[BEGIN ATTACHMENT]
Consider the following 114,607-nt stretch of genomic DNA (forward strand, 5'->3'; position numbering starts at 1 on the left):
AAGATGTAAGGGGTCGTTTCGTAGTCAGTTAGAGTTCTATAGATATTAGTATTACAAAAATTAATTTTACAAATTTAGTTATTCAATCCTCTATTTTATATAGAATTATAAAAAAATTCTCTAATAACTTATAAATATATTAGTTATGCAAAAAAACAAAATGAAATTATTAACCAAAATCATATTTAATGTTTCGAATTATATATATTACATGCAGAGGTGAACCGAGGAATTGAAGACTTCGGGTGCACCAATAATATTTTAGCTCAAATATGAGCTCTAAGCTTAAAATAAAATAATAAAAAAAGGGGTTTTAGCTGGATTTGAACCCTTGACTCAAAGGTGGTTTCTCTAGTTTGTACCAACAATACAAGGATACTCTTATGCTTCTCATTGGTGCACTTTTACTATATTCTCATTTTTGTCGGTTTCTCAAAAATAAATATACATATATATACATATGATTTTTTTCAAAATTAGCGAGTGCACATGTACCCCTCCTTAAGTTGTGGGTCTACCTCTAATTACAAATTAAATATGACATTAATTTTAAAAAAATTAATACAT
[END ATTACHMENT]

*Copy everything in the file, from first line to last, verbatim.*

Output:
Consider the following 114,607-nt stretch of genomic DNA (forward strand, 5'->3'; position numbering starts at 1 on the left):
AAGATGTAAGGGGTCGTTTCGTAGTCAGTTAGAGTTCTATAGATATTAGTATTACAAAAATTAATTTTACAAATTTAGTTATTCAATCCTCTATTTTATATAGAATTATAAAAAAATTCTCTAATAACTTATAAATATATTAGTTATGCAAAAAAACAAAATGAAATTATTAACCAAAATCATATTTAATGTTTCGAATTATATATATTACATGCAGAGGTGAACCGAGGAATTGAAGACTTCGGGTGCACCAATAATATTTTAGCTCAAATATGAGCTCTAAGCTTAAAATAAAATAATAAAAAAAGGGGTTTTAGCTGGATTTGAACCCTTGACTCAAAGGTGGTTTCTCTAGTTTGTACCAACAATACAAGGATACTCTTATGCTTCTCATTGGTGCACTTTTACTATATTCTCATTTTTGTCGGTTTCTCAAAAATAAATATACATATATATACATATGATTTTTTTCAAAATTAGCGAGTGCACATGTACCCCTCCTTAAGTTGTGGGTCTACCTCTAATTACAAATTAAATATGACATTAATTTTAAAAAAATTAATACAT